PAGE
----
Life + Culture

Do Not Hope in Kings

Do Not Hope in Kings

Many of us are struggling to make sense of, and respond to, the current presidential election cycle. As Christian citizens, what should we say? How should we pray?

A short passage halfway through Luke’s Gospel may help us see what Jesus might say concerning this election, and every other. To be clear, Luke 13 was not written to help twenty-first-century Americans respond to presidential politics; the main point is to provide a window into Jesus’s compassionate heart and redemptive mission. Nevertheless, observing how Jesus related to governing authorities cannot help but profit our understanding of how we should act in the present moment.

Refuse to Fear

“At that very hour some Pharisees came and said to [Jesus], ‘Get away from here, for Herod wants to kill you’” (Luke 13:31).

Herod, the ruler over Galilee, had already locked John the Baptist in prison and lopped off his head (Matthew 14:3–12). Now he has heard about Jesus and apparently has a desire to kill him, possibly because he believed it was John back from the dead. Herod is powerful and paranoid (Matthew 14:1–2), as well as selfish and erratic in his behavior. This is no idle threat.

And yet, this passage records no hint of fear on Jesus’s part. Jesus’s strongest emotions don’t even involve Herod, whom he seems to dismiss and quickly forget. Herod is actively seeking his life, but Jesus isn’t fazed.

He said to them, “Go and tell that fox, ‘Behold, I cast out demons and perform cures today and tomorrow, and the third day I finish my course. Nevertheless, I must go on my way today and tomorrow and the day following, for it cannot be that a prophet should perish away from Jerusalem.’” (Luke 13:32–33)

So much fear is swirling among Christians about the outcome of this election. How will it shape America’s security and standing in the world? How will it affect the freedoms of Christians? How will it affect the lives of unborn children and other vulnerable members of our society?

Concern is certainly justified. But there’s a difference between prayerful concern and hand-wringing panic. At the very least, Jesus’s response indicates that fear is not an appropriate response to this election, or any other looming political ordeal.

Tell the Truth About Sin

In his response to the Pharisees, Jesus called Herod “that fox” (Luke 13:32), probably referring to Herod’s cunning and treacherous nature. And we find ourselves in an election cycle where the truthfulness of both major party candidates is in serious question. As Christians, we’re called to be good citizens, to pray for our political leaders, to vote, to be obedient to governing authorities. We’re called to be civil and respectful. But Jesus’s example also reminds us that we’re called to tell the truth.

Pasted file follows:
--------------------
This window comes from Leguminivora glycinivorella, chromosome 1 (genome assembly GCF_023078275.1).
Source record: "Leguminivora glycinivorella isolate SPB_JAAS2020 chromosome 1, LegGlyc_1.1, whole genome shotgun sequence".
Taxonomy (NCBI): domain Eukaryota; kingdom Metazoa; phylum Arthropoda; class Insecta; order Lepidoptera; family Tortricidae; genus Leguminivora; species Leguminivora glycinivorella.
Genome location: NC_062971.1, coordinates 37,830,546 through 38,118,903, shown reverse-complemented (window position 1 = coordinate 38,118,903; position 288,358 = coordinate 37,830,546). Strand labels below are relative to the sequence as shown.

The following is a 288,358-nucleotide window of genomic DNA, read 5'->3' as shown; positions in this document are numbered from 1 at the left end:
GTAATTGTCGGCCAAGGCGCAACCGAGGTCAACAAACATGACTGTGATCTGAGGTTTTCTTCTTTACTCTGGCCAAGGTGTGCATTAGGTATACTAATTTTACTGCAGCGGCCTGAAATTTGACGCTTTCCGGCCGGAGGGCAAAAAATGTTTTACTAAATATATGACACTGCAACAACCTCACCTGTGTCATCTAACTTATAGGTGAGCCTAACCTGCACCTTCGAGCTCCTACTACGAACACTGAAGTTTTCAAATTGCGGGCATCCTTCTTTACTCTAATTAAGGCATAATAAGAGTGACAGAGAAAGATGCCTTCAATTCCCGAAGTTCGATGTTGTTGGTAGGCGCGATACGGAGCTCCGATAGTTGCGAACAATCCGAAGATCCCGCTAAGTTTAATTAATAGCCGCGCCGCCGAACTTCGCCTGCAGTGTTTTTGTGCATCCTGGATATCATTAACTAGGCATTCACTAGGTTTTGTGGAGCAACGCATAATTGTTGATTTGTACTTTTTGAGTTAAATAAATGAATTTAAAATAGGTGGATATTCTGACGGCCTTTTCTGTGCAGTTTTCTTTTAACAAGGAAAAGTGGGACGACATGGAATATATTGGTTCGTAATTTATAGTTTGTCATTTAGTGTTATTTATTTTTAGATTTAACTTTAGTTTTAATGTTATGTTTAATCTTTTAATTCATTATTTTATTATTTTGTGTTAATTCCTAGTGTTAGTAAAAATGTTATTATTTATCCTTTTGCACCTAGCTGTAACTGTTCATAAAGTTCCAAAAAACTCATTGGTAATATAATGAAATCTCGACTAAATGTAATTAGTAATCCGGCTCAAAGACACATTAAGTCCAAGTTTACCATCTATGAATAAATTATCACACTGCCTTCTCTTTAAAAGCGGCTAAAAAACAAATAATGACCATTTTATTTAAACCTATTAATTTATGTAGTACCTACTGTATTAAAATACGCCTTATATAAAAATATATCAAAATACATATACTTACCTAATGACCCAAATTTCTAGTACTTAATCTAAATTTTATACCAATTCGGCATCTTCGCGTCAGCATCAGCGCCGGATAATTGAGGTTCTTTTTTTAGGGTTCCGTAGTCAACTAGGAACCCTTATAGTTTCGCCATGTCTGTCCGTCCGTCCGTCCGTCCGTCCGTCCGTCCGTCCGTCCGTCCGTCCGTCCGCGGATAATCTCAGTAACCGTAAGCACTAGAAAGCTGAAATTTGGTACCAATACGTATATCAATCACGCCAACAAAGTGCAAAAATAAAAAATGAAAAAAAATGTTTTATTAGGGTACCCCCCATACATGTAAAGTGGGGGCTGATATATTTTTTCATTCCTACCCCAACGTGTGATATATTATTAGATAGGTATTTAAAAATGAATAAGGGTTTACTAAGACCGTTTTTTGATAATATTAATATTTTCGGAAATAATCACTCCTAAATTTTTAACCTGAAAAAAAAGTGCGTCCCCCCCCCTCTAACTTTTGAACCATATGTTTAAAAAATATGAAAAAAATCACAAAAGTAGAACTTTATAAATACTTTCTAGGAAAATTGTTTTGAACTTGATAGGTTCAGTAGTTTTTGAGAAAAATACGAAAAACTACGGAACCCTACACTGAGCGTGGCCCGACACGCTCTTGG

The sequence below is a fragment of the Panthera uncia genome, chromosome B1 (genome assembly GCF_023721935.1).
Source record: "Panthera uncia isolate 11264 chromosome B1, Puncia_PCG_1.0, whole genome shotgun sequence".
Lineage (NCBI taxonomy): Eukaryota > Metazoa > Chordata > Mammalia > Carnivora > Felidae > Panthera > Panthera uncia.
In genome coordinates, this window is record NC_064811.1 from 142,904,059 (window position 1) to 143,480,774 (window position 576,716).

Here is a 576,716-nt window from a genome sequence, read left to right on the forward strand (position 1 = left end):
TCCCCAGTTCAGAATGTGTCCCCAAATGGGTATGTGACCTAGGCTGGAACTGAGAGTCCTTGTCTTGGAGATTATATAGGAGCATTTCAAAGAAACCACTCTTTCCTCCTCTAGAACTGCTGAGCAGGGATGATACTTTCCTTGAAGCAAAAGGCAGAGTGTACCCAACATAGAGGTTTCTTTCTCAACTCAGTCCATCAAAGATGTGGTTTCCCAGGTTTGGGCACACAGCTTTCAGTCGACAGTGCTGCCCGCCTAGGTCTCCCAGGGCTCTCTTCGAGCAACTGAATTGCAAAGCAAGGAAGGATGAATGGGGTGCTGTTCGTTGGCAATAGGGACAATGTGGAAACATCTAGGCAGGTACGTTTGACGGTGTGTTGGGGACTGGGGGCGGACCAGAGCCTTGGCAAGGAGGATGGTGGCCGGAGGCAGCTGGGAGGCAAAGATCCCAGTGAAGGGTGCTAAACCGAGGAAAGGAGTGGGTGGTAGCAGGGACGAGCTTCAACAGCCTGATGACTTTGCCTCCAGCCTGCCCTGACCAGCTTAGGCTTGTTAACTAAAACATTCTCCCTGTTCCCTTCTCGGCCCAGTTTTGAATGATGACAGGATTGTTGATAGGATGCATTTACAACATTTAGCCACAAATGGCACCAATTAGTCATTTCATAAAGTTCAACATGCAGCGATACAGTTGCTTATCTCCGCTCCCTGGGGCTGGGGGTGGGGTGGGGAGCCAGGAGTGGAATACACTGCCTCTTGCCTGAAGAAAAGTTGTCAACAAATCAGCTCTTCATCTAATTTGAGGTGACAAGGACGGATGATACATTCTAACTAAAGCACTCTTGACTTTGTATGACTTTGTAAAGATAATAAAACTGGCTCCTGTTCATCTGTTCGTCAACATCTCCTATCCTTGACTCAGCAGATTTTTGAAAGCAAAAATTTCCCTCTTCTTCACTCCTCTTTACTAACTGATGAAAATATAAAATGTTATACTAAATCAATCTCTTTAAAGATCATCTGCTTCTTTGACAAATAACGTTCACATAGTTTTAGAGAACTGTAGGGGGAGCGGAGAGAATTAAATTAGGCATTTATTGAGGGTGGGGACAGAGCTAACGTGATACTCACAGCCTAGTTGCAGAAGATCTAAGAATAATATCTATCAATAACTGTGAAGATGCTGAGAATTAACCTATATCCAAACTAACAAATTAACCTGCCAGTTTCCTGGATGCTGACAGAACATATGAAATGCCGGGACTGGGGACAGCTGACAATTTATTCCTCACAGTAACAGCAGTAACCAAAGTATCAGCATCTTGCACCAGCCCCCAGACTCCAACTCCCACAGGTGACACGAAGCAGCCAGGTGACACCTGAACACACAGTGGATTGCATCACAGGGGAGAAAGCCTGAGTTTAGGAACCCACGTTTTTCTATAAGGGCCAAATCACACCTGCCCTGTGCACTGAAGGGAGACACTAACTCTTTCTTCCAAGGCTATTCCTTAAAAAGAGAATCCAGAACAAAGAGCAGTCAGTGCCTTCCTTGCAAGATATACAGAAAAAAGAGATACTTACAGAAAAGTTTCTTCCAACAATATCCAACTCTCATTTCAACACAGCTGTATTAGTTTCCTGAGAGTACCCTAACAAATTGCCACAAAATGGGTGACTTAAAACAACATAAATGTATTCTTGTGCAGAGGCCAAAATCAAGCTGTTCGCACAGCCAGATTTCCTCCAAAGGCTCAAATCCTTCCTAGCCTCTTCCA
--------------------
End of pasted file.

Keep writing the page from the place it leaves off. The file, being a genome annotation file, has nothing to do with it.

And our truth-telling is to be comprehensive. In this passage, Jesus devotes surprisingly little attention to Herod. The major sin Jesus grieves is not Herod’s, but Jerusalem’s — it’s the sin of rejecting him. This is an important reminder for us.

The shortcomings of our main political candidates are currently highlighted in the glare of the public spotlight. But the sin of rebellion that grieves Jesus continues to our day in the hearts of both leaders and ordinary people who reject him — it’s the sin that we ourselves are constantly tempted to in one way or another. As Jesus’s followers, we ought to call a spade a spade when we see the errors of political candidates, and we ought also to discern, identify, and confess our own sins (1 Peter 4:17).

Hard-Nosed Hope in the Sovereign God

Herod’s threats didn’t distract Jesus from his mission. Jesus knew what God had sent him to accomplish, and he was determined to fully complete his task, regardless of either the approval or oppression of governing authorities: “the third day I finish my course.”

Jesus’s confidence grew from his certainty that the completion of his mission was part of God’s sovereign plan. He says, “I must go on my way. . . .” The word “must” in Luke’s Gospel frequently conveys the idea of divine necessity. In other words, a thing must happen because it is God’s sovereign plan for it to happen. Jesus is fully assured that God, not Herod, is in control, and this frees him from fear. Herod can do nothing to stop God’s plan.

Jesus’s confidence was in God’s sovereignty — the same sovereignty we trust in this election. If we could see the governments and powerful people of this world in proper perspective, under the sovereign hand of God, as nothing compared to the power and plan of almighty God (Psalm 2:4–6), we would fear governments less than we do, and we would hope in them less than we do. No matter the outcome of this election, God will remain on his throne.

Come what may on the political front, as Christians, we’re to continue our mission of living and proclaiming the gospel — the sovereign plan God has set for his people (Luke 24:47). We needn’t be dismayed by inadequate or even hostile leaders. God appoints our mission and numbers our days, and we can trust him.

Rest Under the Wings of God

Just as Jesus was secure in the Father’s plan, even as he journeyed toward death, Christians may rest confidently and securely in God’s sovereign purposes for our good (Romans 8:28–32) and his authoritative plan of redemption (Matthew 28:18–20).

Following his expression of confidence in the plan laid before him, Jesus offered himself as a mother hen for God’s people (Luke 13:34). Christ himself is our secure hiding place, as he was for Jerusalem. In the midst of uncertain times, let’s take him up on his offer and huddle into the only place of perfect protection — not so we can hide from suffering or uncertainties, but so we can faithfully proclaim repentance and forgiveness of sins in his name, with power from on high (Luke 24:47, 49).

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